In Part 1 of this article, we reviewed the elementary physics of infrared light. Because it is generally captured with new digital aerial cameras coincident with normal color photography, it is quickly becoming an inexpensive and ubiquitous imagery resource for geospatial professionals. For this reason it is incumbent upon the profession to understand how this new information resource can best be exploited. Traditionally, color infrared aerial photography has been used for land use classification (plant species identification) and impervious surface delineation. Because a growing number of researchers and professionals are beginning to study and use this more common and higher resolution imagery resource, many new and important uses for this will be defined in the next few years. Many of these uses will align well with geospatial professionals and engineers that need to extract more information from resources spent on aerial acquisition projects. In times of shrinking budgets, these developments will make the return on investment more favorable.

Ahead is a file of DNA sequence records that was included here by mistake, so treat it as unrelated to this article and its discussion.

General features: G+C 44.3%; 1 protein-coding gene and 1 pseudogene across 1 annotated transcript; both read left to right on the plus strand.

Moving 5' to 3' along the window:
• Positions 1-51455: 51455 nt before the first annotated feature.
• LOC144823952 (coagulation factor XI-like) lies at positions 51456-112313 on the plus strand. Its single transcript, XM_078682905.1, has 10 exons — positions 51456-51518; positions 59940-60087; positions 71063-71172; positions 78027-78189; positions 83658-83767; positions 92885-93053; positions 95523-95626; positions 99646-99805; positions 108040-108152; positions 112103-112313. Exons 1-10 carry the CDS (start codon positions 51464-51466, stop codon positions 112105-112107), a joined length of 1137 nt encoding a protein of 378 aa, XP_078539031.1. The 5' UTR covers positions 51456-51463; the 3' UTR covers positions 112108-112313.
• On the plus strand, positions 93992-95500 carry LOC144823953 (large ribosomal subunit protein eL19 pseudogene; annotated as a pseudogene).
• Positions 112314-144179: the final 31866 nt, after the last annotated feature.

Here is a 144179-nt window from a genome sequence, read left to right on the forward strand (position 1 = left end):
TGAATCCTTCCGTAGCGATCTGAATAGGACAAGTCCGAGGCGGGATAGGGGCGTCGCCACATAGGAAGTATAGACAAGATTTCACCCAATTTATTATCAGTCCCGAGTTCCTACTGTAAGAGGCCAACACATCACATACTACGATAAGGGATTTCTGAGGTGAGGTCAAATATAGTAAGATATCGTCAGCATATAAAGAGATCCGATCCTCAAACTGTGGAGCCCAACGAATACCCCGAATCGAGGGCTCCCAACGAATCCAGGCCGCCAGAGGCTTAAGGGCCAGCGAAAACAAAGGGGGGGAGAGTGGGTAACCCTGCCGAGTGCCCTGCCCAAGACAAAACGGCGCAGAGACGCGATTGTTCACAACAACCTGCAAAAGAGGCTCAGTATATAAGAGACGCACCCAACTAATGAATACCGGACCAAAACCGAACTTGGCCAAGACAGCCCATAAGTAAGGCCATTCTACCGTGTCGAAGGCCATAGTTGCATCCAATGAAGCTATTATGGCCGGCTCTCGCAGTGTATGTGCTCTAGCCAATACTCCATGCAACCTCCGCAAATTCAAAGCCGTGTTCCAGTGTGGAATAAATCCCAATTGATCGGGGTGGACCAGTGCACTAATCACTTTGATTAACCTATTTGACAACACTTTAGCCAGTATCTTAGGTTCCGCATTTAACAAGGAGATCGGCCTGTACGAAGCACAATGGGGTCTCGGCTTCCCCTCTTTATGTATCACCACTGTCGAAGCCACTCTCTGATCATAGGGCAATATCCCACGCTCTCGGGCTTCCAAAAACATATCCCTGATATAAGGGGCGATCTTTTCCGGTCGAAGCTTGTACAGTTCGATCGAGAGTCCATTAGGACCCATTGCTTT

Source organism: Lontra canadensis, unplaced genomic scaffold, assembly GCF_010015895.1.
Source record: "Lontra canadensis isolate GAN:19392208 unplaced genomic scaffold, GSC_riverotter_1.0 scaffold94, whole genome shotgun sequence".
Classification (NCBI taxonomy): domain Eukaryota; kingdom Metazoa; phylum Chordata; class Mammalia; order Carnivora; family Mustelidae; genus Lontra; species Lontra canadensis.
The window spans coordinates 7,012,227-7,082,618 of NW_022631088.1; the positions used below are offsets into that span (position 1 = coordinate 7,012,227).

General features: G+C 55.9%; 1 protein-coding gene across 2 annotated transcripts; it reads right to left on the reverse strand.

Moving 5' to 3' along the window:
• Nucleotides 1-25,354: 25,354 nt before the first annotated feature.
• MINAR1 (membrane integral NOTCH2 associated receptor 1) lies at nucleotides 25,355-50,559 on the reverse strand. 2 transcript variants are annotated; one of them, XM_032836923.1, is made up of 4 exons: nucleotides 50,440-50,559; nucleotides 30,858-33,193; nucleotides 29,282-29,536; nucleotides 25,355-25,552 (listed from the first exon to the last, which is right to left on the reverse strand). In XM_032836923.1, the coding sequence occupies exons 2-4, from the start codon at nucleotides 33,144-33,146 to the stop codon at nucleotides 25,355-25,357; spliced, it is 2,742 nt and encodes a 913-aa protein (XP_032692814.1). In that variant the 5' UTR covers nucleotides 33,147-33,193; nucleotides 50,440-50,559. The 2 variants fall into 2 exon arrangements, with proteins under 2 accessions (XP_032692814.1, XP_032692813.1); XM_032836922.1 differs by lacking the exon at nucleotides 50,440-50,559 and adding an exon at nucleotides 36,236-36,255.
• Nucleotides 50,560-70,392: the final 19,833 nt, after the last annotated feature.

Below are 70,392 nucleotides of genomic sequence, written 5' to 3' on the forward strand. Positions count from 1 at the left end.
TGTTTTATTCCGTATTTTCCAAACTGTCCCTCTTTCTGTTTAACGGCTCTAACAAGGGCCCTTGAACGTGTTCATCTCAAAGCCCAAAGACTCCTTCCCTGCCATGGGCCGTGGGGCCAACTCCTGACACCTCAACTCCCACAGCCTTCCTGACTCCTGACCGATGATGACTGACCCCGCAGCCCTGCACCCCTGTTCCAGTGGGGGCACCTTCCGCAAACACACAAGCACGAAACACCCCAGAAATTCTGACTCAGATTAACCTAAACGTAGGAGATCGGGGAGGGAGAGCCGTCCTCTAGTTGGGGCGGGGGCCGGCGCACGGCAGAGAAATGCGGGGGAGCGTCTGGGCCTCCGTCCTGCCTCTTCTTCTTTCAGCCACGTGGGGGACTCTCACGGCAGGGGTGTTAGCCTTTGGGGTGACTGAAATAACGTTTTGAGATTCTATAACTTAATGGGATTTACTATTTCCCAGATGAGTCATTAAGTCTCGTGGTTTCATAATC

The USDA National Agriculture Imagery Program (NAIP) has been collecting 4-band (Red + Blue + Green + IR) photography in some areas for several years. Because this imagery is acquired after trees and crops have grown leaves, it has considerable value to land use professionals for species identification, forest inventory, forest pest detection, and land use mapping. This illustrates an important technical aspect of CIR imagery: infrared energy is strongly reflected by plant chlorophyll.
The more “green-ness” the brighter “red” plants will appear when using CIR imagery (Figure 1: Reflectance curve showing chlorophyll absorption of visible and near infrared light). Different plant species can be identified by their unique spectral characteristics. But, more than that, plants under stress from drought or pest pressure also show different reflectance characteristics in the infrared spectrum. Some of the most important uses of CIR imagery are based on these factors. Because of the historically high costs of CIR imagery much of the research and application had been directed out of necessity on high value crops or uses. But now that CIR imagery costs using digital aerial cameras are significantly less expensive, more uses in this area of plant species identification and pest pressure may be described. As this occurs the potential value of this imagery to the professional will increase.